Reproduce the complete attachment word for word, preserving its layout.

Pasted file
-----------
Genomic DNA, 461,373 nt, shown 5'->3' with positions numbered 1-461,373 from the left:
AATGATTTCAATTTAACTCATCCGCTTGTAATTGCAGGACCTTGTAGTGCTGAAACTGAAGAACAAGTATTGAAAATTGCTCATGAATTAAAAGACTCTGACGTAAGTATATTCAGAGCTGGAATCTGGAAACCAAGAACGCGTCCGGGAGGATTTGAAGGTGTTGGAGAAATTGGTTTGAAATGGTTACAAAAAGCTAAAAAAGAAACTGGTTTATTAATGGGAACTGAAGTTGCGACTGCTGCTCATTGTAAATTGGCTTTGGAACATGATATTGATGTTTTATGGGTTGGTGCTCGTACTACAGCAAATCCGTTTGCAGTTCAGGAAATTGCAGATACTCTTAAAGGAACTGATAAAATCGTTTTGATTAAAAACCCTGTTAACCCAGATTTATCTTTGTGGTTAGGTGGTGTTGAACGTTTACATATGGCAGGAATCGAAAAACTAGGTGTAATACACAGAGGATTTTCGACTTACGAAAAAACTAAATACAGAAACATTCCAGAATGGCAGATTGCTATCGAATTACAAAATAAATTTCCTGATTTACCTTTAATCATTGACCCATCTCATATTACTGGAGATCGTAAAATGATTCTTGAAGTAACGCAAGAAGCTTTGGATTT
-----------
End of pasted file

Genomic DNA, 461,373 nt, shown 5'->3' with positions numbered 1-461,373 from the left:
AATGATTTCAATTTAACTCATCCGCTTGTAATTGCAGGACCTTGTAGTGCTGAAACTGAAGAACAAGTATTGAAAATTGCTCATGAATTAAAAGACTCTGACGTAAGTATATTCAGAGCTGGAATCTGGAAACCAAGAACGCGTCCGGGAGGATTTGAAGGTGTTGGAGAAATTGGTTTGAAATGGTTACAAAAAGCTAAAAAAGAAACTGGTTTATTAATGGGAACTGAAGTTGCGACTGCTGCTCATTGTAAATTGGCTTTGGAACATGATATTGATGTTTTATGGGTTGGTGCTCGTACTACAGCAAATCCGTTTGCAGTTCAGGAAATTGCAGATACTCTTAAAGGAACTGATAAAATCGTTTTGATTAAAAACCCTGTTAACCCAGATTTATCTTTGTGGTTAGGTGGTGTTGAACGTTTACATATGGCAGGAATCGAAAAACTAGGTGTAATACACAGAGGATTTTCGACTTACGAAAAAACTAAATACAGAAACATTCCAGAATGGCAGATTGCTATCGAATTACAAAATAAATTTCCTGATTTACCTTTAATCATTGACCCATCTCATATTACTGGAGATCGTAAAATGATTCTTGAAGTAACGCAAGAAGCTTTGGATTT